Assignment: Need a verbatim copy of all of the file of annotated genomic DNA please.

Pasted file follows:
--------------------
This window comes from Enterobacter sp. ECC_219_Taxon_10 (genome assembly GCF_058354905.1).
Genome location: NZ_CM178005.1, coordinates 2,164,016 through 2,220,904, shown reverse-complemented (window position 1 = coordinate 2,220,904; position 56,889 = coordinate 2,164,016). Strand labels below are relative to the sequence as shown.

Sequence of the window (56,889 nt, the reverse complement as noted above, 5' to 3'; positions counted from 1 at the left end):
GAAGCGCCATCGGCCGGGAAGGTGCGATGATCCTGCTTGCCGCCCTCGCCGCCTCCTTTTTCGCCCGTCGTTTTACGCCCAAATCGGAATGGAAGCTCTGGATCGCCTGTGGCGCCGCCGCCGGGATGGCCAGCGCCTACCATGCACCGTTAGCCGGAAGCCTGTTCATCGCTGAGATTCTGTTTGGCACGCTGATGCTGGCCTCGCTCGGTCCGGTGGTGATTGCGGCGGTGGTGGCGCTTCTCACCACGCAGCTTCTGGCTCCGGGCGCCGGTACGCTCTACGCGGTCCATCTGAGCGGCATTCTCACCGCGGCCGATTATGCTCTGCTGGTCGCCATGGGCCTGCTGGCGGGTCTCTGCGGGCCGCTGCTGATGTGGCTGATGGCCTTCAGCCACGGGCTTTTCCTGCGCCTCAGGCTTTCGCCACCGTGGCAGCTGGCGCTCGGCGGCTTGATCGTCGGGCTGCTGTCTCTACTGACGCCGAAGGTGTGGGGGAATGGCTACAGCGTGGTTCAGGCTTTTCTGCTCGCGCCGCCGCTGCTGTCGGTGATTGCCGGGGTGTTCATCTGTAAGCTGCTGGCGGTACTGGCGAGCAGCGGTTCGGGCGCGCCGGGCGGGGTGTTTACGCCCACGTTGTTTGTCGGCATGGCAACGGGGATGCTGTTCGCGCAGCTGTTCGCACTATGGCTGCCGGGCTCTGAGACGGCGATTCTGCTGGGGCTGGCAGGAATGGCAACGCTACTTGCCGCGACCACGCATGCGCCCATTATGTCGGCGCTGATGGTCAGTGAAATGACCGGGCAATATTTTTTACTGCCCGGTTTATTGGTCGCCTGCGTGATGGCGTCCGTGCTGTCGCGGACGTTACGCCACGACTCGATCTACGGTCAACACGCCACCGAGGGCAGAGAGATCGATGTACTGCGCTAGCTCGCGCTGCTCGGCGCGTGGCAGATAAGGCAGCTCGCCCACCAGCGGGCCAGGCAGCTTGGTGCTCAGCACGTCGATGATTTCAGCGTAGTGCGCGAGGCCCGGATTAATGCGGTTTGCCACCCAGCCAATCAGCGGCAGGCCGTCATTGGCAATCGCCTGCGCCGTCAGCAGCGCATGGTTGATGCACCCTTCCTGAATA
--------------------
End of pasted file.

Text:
This window comes from Enterobacter sp. ECC_219_Taxon_10 (genome assembly GCF_058354905.1).
Genome location: NZ_CM178005.1, coordinates 2,164,016 through 2,220,904, shown reverse-complemented (window position 1 = coordinate 2,220,904; position 56,889 = coordinate 2,164,016). Strand labels below are relative to the sequence as shown.

Sequence of the window (56,889 nt, the reverse complement as noted above, 5' to 3'; positions counted from 1 at the left end):
GAAGCGCCATCGGCCGGGAAGGTGCGATGATCCTGCTTGCCGCCCTCGCCGCCTCCTTTTTCGCCCGTCGTTTTACGCCCAAATCGGAATGGAAGCTCTGGATCGCCTGTGGCGCCGCCGCCGGGATGGCCAGCGCCTACCATGCACCGTTAGCCGGAAGCCTGTTCATCGCTGAGATTCTGTTTGGCACGCTGATGCTGGCCTCGCTCGGTCCGGTGGTGATTGCGGCGGTGGTGGCGCTTCTCACCACGCAGCTTCTGGCTCCGGGCGCCGGTACGCTCTACGCGGTCCATCTGAGCGGCATTCTCACCGCGGCCGATTATGCTCTGCTGGTCGCCATGGGCCTGCTGGCGGGTCTCTGCGGGCCGCTGCTGATGTGGCTGATGGCCTTCAGCCACGGGCTTTTCCTGCGCCTCAGGCTTTCGCCACCGTGGCAGCTGGCGCTCGGCGGCTTGATCGTCGGGCTGCTGTCTCTACTGACGCCGAAGGTGTGGGGGAATGGCTACAGCGTGGTTCAGGCTTTTCTGCTCGCGCCGCCGCTGCTGTCGGTGATTGCCGGGGTGTTCATCTGTAAGCTGCTGGCGGTACTGGCGAGCAGCGGTTCGGGCGCGCCGGGCGGGGTGTTTACGCCCACGTTGTTTGTCGGCATGGCAACGGGGATGCTGTTCGCGCAGCTGTTCGCACTATGGCTGCCGGGCTCTGAGACGGCGATTCTGCTGGGGCTGGCAGGAATGGCAACGCTACTTGCCGCGACCACGCATGCGCCCATTATGTCGGCGCTGATGGTCAGTGAAATGACCGGGCAATATTTTTTACTGCCCGGTTTATTGGTCGCCTGCGTGATGGCGTCCGTGCTGTCGCGGACGTTACGCCACGACTCGATCTACGGTCAACACGCCACCGAGGGCAGAGAGATCGATGTACTGCGCTAGCTCGCGCTGCTCGGCGCGTGGCAGATAAGGCAGCTCGCCCACCAGCGGGCCAGGCAGCTTGGTGCTCAGCACGTCGATGATTTCAGCGTAGTGCGCGAGGCCCGGATTAATGCGGTTTGCCACCCAGCCAATCAGCGGCAGGCCGTCATTGGCAATCGCCTGCGCCGTCAGCAGCGCATGGTTGATGCACCCTTCCTGAATA